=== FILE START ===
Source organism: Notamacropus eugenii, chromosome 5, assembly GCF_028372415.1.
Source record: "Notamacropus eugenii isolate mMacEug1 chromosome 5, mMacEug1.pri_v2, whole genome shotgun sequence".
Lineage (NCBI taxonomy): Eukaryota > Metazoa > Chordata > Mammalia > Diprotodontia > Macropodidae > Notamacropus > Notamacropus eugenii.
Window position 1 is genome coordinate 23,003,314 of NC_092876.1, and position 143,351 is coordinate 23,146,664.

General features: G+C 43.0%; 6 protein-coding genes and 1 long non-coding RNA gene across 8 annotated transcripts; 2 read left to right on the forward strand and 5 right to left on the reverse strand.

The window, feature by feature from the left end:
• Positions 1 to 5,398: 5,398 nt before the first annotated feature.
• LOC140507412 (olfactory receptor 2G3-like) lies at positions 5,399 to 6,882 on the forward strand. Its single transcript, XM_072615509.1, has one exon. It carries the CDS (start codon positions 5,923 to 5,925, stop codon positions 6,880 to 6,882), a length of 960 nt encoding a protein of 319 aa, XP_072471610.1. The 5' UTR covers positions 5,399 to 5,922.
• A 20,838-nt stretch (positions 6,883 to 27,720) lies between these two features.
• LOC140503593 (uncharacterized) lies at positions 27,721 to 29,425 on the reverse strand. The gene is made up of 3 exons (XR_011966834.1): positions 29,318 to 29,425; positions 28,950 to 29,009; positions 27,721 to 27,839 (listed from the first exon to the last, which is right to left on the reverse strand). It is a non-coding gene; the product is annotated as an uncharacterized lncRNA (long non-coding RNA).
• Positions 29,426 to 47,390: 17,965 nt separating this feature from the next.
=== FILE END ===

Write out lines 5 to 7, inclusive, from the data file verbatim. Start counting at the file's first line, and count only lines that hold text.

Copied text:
General features: G+C 43.0%; 6 protein-coding genes and 1 long non-coding RNA gene across 8 annotated transcripts; 2 read left to right on the forward strand and 5 right to left on the reverse strand.

The window, feature by feature from the left end:
• Positions 1 to 5,398: 5,398 nt before the first annotated feature.